OCTOBER 26, 2007 -- Alaska Communications Systems Group Inc. (ACS; search for Alaska Communications) and Tyco Telecommunications (search for Tyco Telecommunications) have signed a contract to construct an undersea fiber-optic cable system that will provide high-bandwidth connectivity between Anchorage, AK, and Florence, OR.
"This fiber facility, coupled with our unique in-state data networks, positions ACS to serve significant carrier and enterprise customers who have needs for end-to-end solutions connecting the Lower 48 and Alaska," explained Liane Pelletier, ACS president, chief executive officer, and chair. "The physical characteristics of this system -- from its distinct exit path from Alaska to its unique undersea path to its strategically located landing site in Oregon; its 25-year life; substantially superior performance characteristics; and bandwidth capacity that is greater than any other fiber linking the Lower 48 and Alaska -- translate into a superior asset able to compete for an estimated $200 million market shaped by strong growth fundamentals. We are pleased to be working with Tyco Telecommunications. Tyco Telecommunications' comprehensive solution meets our exacting requirements, and their world-class reputation for delivery ensures the success of this strategic investment. The total cost of the system to include the undersea portions of the project to be managed and constructed by Tyco Telecommunications and the complementary terrestrial system work is estimated at $95 million."
The system, composed of both terrestrial and undersea elements, will originate in Anchorage and terminate in Florence, where it will interconnect with multiple meet points in the Pacific Northwest. Connectivity between Anchorage and Homer, AK, will be provided by diverse terrestrial routes plus an undersea interlink in Alaska's Cook Inlet from Anchorage to Nikiski.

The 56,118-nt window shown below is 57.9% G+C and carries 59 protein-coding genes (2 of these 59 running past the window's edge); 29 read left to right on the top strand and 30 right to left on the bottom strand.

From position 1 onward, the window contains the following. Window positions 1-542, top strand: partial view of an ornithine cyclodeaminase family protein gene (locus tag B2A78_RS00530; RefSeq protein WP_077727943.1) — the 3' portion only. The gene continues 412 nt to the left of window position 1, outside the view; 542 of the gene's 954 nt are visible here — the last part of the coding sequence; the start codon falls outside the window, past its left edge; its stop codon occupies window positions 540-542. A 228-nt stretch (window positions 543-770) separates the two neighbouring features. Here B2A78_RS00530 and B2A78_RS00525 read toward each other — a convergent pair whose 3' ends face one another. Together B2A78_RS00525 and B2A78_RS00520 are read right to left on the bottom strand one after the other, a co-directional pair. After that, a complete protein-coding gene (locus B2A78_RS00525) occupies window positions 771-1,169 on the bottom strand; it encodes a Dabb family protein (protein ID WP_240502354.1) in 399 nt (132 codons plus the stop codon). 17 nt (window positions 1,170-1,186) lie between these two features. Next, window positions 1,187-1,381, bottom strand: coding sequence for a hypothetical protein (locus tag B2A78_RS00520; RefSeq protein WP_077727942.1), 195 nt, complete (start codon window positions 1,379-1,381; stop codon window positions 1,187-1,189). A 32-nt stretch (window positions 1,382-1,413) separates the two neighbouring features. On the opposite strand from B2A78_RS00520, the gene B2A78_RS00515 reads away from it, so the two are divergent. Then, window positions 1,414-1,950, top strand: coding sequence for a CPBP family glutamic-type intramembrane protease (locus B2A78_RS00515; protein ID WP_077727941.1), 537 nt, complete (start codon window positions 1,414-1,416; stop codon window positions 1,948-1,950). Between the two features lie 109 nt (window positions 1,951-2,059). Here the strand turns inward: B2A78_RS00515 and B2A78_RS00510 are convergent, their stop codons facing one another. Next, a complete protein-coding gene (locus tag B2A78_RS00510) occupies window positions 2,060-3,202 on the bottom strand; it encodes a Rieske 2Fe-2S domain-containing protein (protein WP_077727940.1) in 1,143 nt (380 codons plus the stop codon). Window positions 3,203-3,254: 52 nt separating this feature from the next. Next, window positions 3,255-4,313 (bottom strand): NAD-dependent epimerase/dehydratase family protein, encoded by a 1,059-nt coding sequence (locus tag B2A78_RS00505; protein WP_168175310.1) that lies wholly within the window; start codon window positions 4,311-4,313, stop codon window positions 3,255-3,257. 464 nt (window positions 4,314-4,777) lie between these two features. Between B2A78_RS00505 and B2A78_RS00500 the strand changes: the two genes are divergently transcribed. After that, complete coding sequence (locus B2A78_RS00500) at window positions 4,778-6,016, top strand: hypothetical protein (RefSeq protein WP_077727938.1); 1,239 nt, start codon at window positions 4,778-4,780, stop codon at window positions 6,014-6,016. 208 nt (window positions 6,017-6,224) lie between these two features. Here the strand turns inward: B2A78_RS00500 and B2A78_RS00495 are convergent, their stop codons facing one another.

The major undersea portion of the system will comprise a four-fiber-pair system connecting Homer with the mid-coastal Oregon town of Florence. The Florence landing site was chosen due to the alternative geographic positioning it provides in relation to landing sites in use for other Alaskan fibers.
The system will have an ultimate capacity to transmit sixty-four 10-Gbit/sec wavelengths on each of the four fiber pairs for a total potential bandwidth of nearly 2.6 Tbits. The ACS fiber should provide significant advancements over any of the existing links from Alaska to the Lower 48 which have just two or three fibers and a much lower design capacity. The ACS system also includes an undersea branching unit to facilitate connectivity into Southeast Alaska.
ACS offers local telephone service, wireless, long distance, data, and Internet services to business and residential customers throughout the state and Lower 48 enterprise customers with a need for end-to-end solutions linking to Alaska.
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